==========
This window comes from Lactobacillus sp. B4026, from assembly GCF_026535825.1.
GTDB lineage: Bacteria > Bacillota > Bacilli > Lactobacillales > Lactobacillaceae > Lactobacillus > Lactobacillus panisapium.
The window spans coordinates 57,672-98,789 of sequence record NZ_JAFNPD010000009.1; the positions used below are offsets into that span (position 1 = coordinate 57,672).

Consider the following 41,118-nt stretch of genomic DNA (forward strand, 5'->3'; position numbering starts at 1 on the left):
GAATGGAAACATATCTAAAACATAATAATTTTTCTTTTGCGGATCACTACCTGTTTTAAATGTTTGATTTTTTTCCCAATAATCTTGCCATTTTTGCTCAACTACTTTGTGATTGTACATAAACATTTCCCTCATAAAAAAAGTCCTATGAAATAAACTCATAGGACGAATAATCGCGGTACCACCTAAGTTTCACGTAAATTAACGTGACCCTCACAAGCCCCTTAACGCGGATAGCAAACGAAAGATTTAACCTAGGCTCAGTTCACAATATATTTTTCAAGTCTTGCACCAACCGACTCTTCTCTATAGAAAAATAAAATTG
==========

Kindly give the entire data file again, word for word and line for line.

This window comes from Lactobacillus sp. B4026, from assembly GCF_026535825.1.
GTDB lineage: Bacteria > Bacillota > Bacilli > Lactobacillales > Lactobacillaceae > Lactobacillus > Lactobacillus panisapium.
The window spans coordinates 57,672-98,789 of sequence record NZ_JAFNPD010000009.1; the positions used below are offsets into that span (position 1 = coordinate 57,672).

Consider the following 41,118-nt stretch of genomic DNA (forward strand, 5'->3'; position numbering starts at 1 on the left):
GAATGGAAACATATCTAAAACATAATAATTTTTCTTTTGCGGATCACTACCTGTTTTAAATGTTTGATTTTTTTCCCAATAATCTTGCCATTTTTGCTCAACTACTTTGTGATTGTACATAAACATTTCCCTCATAAAAAAAGTCCTATGAAATAAACTCATAGGACGAATAATCGCGGTACCACCTAAGTTTCACGTAAATTAACGTGACCCTCACAAGCCCCTTAACGCGGATAGCAAACGAAAGATTTAACCTAGGCTCAGTTCACAATATATTTTTCAAGTCTTGCACCAACCGACTCTTCTCTATAGAAAAATAAAATTG